Equal access to health care is one of the rights guaranteed by the Americans with Disabilities Act. In this guest blog, Mary Willard, Director of Training and Technical Assistance for the Association of Programs for Rural Independent Living (APRIL), talks about how Centers for Independent Living are working to ensure people with disabilities have equal access to COVID-19 vaccinations.
Centers for Independent Living (CILs) and partners across the country are working together to remove some of the barriers people with disabilities and those who are aging have experienced in accessing COVID-19 vaccines. One of the major barriers for people in rural settings is transportation.
Many CILs are utilizing creative partnerships for transportation. There are CILs who have used CARES money to contract with transportation companies in their communities such as Uber, Lyft, and taxis to provide free rides for people with disabilities to any of the vaccination sites. A few CILs have their own transportation companies, started with blended funding sources such as funding from area agencies on aging, or local transportation contracts and were able to provide rides through those. Other communities are using this opportunity to advocate with local departments of transportations to expand hours and routes to get folks to the vaccination sites.
Some people cannot leave home. CILs are partnering with local public health departments and programs like Meals on Wheels to help connect a public health nurse to go to these individuals’ homes to administer vaccines. Some Independent Living networks are putting together pop-up vaccine sites in rural communities to meet people where they are – and some are even adding in some fun incentives and giveaways to encourage vaccination. A few CILs chose to become vaccine sites themselves since they are already a location and organization that many people with disabilities know and trust; this helps to address reluctance in getting the vaccine. One creative CIL in CO has been using a mobile vaccine unit to take vaccines wherever they are needed.
CILs train and coordinate volunteers to go with and support through the vaccine process individuals who might be anxious because of their disability or other reasons. There is also work being done to ensure accessibility at vaccine sites including physical accessibility, American Sign Language, plain language, and Spanish information. This also includes working with vaccine sites to expand the vaccine time slots to give more wiggle room for problems such as late transportation. Many CILs are also offering support to individuals to sign-up for vaccines and to provide resources to address myths.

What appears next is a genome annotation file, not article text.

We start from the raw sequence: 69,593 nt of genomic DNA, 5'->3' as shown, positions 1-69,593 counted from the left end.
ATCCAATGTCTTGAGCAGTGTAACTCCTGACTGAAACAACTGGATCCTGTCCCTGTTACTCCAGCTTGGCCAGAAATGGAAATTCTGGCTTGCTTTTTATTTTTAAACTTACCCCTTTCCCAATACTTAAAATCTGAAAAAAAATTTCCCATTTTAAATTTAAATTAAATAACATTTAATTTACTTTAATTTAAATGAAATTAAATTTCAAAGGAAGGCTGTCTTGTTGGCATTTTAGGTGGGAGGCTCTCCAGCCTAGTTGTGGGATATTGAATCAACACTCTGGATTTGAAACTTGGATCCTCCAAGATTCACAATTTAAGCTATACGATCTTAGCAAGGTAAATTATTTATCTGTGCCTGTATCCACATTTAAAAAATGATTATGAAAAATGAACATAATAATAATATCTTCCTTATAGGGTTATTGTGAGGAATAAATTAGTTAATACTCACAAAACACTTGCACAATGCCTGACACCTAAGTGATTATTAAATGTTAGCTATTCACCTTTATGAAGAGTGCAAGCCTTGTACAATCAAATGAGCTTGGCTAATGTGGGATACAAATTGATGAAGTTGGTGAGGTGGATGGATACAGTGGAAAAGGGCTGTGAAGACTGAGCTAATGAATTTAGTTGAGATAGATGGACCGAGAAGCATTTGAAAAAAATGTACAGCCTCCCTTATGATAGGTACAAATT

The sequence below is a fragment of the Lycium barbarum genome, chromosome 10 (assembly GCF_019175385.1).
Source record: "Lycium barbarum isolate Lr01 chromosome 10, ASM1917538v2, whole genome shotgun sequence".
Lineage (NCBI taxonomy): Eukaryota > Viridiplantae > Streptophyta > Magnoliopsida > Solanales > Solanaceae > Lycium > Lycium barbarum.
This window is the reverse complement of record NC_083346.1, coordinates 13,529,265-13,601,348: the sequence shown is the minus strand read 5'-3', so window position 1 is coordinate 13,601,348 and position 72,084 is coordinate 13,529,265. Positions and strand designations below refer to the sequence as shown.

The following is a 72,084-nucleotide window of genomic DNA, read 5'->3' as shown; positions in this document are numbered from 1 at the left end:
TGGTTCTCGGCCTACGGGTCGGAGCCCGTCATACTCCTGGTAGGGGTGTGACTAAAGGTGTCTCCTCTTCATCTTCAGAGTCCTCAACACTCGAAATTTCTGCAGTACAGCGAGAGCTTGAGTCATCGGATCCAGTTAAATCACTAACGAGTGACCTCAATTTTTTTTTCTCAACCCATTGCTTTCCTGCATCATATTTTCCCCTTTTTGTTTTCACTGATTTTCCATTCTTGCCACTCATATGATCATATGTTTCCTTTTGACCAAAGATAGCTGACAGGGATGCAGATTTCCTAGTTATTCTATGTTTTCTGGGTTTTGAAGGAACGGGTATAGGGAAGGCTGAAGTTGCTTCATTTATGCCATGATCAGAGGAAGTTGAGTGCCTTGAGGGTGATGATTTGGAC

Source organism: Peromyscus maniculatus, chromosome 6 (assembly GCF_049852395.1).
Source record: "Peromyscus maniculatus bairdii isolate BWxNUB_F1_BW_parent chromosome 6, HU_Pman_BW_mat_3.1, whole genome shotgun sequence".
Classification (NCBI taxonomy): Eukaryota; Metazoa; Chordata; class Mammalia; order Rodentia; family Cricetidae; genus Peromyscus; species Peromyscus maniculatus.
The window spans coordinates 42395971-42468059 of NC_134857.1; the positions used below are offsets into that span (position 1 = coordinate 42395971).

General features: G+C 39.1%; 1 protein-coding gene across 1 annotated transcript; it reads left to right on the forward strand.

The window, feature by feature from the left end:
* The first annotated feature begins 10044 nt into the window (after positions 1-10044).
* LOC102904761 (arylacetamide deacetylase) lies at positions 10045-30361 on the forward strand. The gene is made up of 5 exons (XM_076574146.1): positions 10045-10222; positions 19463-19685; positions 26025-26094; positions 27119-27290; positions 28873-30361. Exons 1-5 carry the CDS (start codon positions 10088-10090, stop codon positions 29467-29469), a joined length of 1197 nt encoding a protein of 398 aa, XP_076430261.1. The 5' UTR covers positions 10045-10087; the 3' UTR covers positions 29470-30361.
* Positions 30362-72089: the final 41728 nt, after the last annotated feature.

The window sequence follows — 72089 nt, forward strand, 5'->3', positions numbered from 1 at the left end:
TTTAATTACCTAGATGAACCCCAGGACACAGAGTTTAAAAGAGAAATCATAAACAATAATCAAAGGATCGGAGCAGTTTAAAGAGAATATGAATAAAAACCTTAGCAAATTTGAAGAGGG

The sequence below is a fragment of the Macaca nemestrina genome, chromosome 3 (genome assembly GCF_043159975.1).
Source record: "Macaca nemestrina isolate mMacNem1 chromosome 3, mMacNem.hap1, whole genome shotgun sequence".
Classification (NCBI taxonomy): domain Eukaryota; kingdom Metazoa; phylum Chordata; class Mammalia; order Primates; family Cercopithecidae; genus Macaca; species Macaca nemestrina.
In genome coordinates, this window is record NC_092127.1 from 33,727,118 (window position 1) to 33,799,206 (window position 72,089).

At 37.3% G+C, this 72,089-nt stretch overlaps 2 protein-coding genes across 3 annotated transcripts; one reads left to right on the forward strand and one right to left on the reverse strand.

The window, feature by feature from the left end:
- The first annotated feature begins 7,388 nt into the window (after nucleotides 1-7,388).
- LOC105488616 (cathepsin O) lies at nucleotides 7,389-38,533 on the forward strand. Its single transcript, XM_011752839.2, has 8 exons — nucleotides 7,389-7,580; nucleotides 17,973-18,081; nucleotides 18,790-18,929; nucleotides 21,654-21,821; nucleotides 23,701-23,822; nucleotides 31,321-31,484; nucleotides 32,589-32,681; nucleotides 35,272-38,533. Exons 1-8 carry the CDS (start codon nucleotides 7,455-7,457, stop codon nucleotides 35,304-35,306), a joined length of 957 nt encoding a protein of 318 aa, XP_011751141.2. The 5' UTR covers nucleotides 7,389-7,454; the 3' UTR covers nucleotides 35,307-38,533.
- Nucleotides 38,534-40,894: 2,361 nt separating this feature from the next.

Particularly for younger consumers, CILs are trying to create as many opportunities as possible for open and honest conversations and peer support. It is important to acknowledge that there is a lot of harmful misinformation and many unknowns around the vaccine that keep many consumers from seeking it. Some CIL youth groups have reported that their family members do not believe in vaccination, and they are not allowed to receive it because of this. Others point to people that they know who have had negative effects from the vaccine. Others reported that they felt like the vaccines were rushed through a process and they were nervous that there was not enough information on how it might interact with some of their other disability and medical concerns.
Having peers with disabilities who have already received the vaccination lead the discussion around vaccines helps to make the process feel less scary and create positive dialogue and experiences to combat the negative. Taking the mystery out of the process also helped the younger audience to feel more confident in choosing to vaccinate. For example, one CIL put together a lesson that covered everything about the COVID-19 vaccine. They started the discussion with a check-in to see how everyone was feeling and to get their thoughts on the vaccine, then covered topics like who is eligible, how to get information, how to register for an appointment and what to do once you are fully vaccinated. They finished it with information on fun future events in the community that they might be interested in once they are fully vaccinated.
Of those who already received the vaccine, many said they did it because they would be able to see their family and friend, s and it gave them hope about some of the CIL programming going back to in person and feeling life return to some normalcy. Others felt it was part of their community duty to help provide protection from a very scary virus that has killed too many people with disabilities. Sharing these stories in a group with those who are not vaccinated helped expand the conversation. The more we can share as peers and community members, pairing the good with the bad, the more well-balanced and informed decisions consumers can make.